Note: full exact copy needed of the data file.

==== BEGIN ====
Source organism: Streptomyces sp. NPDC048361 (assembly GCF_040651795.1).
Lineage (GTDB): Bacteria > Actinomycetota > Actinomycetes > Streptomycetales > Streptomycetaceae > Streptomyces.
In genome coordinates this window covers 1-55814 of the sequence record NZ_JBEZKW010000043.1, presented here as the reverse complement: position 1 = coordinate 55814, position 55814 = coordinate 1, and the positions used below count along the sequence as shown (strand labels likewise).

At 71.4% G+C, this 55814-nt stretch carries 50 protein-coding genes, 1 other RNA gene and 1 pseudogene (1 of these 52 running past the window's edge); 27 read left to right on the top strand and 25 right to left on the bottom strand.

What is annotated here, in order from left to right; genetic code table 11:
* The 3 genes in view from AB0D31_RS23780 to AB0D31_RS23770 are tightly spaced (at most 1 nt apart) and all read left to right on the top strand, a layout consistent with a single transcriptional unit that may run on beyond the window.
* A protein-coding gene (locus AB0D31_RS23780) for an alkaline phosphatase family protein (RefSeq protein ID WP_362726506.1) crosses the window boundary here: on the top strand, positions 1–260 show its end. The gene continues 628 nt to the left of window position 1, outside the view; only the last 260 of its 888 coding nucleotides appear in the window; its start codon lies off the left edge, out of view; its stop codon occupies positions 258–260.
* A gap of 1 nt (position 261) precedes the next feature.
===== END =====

Source organism: Streptomyces sp. NPDC048361 (assembly GCF_040651795.1).
Lineage (GTDB): Bacteria > Actinomycetota > Actinomycetes > Streptomycetales > Streptomycetaceae > Streptomyces.
In genome coordinates this window covers 1-55814 of the sequence record NZ_JBEZKW010000043.1, presented here as the reverse complement: position 1 = coordinate 55814, position 55814 = coordinate 1, and the positions used below count along the sequence as shown (strand labels likewise).

At 71.4% G+C, this 55814-nt stretch carries 50 protein-coding genes, 1 other RNA gene and 1 pseudogene (1 of these 52 running past the window's edge); 27 read left to right on the top strand and 25 right to left on the bottom strand.

What is annotated here, in order from left to right; genetic code table 11:
* The 3 genes in view from AB0D31_RS23780 to AB0D31_RS23770 are tightly spaced (at most 1 nt apart) and all read left to right on the top strand, a layout consistent with a single transcriptional unit that may run on beyond the window.
* A protein-coding gene (locus AB0D31_RS23780) for an alkaline phosphatase family protein (RefSeq protein ID WP_362726506.1) crosses the window boundary here: on the top strand, positions 1–260 show its end. The gene continues 628 nt to the left of window position 1, outside the view; only the last 260 of its 888 coding nucleotides appear in the window; its start codon lies off the left edge, out of view; its stop codon occupies positions 258–260.
* A gap of 1 nt (position 261) precedes the next feature.